Still, by the time I took the banking job, the mighty dollar was regaining strength, roads were being repaired and Japanese car manufacturers had learned to prevent rust. In banking circles, the mood was upbeat and became downright giddy with the passage of the Depository Institutions Deregulation and Monetary Control Act. Expand we could and expand we did. (Sadly, that dynamic little bank no longer exists: in less than 15 years, a financial institution founded in the mid-1800s collapsed under the weight of bad Venezuelan debt and commercial real estate gone sour in Texas. I am not making this up.)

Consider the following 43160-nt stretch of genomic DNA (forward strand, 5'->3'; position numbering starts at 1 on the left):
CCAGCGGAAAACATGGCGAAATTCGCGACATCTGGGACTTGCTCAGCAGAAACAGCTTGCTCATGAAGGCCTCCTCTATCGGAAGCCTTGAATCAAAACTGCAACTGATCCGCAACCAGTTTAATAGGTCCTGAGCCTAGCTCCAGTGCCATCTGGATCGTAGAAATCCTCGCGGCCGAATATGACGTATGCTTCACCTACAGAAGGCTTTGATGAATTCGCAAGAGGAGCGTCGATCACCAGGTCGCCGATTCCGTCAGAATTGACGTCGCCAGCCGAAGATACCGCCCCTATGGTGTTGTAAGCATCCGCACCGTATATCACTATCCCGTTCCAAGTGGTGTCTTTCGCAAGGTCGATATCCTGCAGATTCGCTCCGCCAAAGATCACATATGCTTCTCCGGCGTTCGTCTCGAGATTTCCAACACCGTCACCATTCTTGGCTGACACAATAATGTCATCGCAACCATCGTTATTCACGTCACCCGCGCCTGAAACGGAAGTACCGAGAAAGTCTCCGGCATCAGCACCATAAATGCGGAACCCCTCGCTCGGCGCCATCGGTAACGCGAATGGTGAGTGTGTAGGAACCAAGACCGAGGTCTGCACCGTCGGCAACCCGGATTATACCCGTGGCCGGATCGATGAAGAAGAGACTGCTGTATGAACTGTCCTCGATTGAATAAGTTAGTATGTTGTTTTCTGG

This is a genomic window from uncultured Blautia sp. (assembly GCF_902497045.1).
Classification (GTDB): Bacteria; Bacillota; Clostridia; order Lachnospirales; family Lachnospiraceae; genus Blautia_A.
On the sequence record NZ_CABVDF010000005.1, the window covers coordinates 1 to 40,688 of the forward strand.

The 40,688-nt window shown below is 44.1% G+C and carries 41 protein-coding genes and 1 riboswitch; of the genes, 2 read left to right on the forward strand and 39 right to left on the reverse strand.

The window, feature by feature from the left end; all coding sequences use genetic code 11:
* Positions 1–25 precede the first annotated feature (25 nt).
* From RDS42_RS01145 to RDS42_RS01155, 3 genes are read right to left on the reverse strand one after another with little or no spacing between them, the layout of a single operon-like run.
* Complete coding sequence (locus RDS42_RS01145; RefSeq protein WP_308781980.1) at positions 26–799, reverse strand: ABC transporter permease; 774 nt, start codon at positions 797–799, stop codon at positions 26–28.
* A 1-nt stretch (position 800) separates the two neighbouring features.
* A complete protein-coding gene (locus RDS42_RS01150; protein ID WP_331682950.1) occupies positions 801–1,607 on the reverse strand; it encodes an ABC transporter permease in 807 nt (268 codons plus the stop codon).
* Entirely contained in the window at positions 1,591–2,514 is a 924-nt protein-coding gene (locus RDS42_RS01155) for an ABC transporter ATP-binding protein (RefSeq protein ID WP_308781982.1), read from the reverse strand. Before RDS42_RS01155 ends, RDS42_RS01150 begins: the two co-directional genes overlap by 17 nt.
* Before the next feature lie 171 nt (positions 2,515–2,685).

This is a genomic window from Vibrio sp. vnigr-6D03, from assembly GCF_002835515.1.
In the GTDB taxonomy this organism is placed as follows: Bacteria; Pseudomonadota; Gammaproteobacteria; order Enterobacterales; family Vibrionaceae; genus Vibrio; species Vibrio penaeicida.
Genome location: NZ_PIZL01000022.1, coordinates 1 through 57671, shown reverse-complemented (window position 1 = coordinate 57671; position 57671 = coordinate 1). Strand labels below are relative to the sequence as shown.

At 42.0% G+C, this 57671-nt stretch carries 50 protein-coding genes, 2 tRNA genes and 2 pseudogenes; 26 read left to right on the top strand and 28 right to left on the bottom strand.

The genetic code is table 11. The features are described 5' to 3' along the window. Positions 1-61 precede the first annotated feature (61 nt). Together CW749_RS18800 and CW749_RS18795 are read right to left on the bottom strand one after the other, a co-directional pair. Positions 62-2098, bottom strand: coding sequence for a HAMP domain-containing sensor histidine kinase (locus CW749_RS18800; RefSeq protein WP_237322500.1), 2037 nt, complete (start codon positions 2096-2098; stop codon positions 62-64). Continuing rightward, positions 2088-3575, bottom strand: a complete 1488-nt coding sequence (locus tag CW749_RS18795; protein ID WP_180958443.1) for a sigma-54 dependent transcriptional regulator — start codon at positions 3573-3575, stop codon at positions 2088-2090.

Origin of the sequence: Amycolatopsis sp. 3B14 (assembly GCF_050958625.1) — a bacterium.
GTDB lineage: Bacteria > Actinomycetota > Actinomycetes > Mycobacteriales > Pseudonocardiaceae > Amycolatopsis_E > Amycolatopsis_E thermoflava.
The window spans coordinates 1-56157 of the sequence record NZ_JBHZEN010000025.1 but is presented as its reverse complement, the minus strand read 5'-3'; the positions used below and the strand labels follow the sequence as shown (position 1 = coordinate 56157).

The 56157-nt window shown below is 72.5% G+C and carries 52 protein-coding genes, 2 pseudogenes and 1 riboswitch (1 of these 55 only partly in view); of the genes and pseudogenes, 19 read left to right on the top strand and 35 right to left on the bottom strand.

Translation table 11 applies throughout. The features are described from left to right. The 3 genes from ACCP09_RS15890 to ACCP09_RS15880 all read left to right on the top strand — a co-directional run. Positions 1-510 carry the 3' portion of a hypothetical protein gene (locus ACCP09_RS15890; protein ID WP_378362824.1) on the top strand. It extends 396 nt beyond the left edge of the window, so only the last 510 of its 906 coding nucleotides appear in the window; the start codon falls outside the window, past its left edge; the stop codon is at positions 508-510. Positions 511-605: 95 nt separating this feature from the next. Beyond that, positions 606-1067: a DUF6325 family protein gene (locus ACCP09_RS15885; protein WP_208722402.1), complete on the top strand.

I loved the job. My American colleagues were enthusiastic, straightforward and very forgiving of my quirky accent and eating habits. Most of all, I discovered that I loved financial analysis: it was great fun diving into a sea of numbers and linking them together so that they would make sense. Personal computers were popping up in American offices, and my department became increasingly sophisticated at projecting the future of our own balance sheet or dissecting the assets of a prospective acquisition. In essence, I played computer games all day long, in a virtual world that shuffled repackaged mortgages and made bets on interest rates. In Corporate planning, I became the queen of Excel's predecessor, Lotus, and eagerly discussed macros and curves around the water cooler. Vice-presidents took the time to explain the intricacies of treasury curves, mortgage-backed securities, jumbo mortgages, and tax timing differences. I was even chosen to draft the bank's comments on FDIC regulatory proposals. I was still subscribing to Le Monde, but I spent more time reading the Wall Street Journal, felt completely American, and all but took up cigar smoking.